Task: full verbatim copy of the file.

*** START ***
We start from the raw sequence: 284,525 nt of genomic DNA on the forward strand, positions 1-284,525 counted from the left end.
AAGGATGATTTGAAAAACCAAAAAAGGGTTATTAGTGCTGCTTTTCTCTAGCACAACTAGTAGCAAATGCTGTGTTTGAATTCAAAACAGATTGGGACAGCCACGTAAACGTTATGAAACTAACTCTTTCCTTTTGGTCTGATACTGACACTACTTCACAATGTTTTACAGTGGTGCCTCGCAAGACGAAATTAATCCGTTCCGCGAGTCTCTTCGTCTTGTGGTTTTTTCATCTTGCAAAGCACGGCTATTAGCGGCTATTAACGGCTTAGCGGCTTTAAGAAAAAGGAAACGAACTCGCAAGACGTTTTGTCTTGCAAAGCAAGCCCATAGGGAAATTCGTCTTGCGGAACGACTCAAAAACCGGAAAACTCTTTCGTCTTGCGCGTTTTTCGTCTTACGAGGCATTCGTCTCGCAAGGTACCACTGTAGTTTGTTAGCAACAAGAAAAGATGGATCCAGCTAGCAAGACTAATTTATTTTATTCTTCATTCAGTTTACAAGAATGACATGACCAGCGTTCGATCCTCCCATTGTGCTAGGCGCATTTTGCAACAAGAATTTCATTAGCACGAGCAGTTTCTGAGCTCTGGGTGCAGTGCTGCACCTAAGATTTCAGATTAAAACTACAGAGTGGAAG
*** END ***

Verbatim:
We start from the raw sequence: 284,525 nt of genomic DNA on the forward strand, positions 1-284,525 counted from the left end.
AAGGATGATTTGAAAAACCAAAAAAGGGTTATTAGTGCTGCTTTTCTCTAGCACAACTAGTAGCAAATGCTGTGTTTGAATTCAAAACAGATTGGGACAGCCACGTAAACGTTATGAAACTAACTCTTTCCTTTTGGTCTGATACTGACACTACTTCACAATGTTTTACAGTGGTGCCTCGCAAGACGAAATTAATCCGTTCCGCGAGTCTCTTCGTCTTGTGGTTTTTTCATCTTGCAAAGCACGGCTATTAGCGGCTATTAACGGCTTAGCGGCTTTAAGAAAAAGGAAACGAACTCGCAAGACGTTTTGTCTTGCAAAGCAAGCCCATAGGGAAATTCGTCTTGCGGAACGACTCAAAAACCGGAAAACTCTTTCGTCTTGCGCGTTTTTCGTCTTACGAGGCATTCGTCTCGCAAGGTACCACTGTAGTTTGTTAGCAACAAGAAAAGATGGATCCAGCTAGCAAGACTAATTTATTTTATTCTTCATTCAGTTTACAAGAATGACATGACCAGCGTTCGATCCTCCCATTGTGCTAGGCGCATTTTGCAACAAGAATTTCATTAGCACGAGCAGTTTCTGAGCTCTGGGTGCAGTGCTGCACCTAAGATTTCAGATTAAAACTACAGAGTGGAAG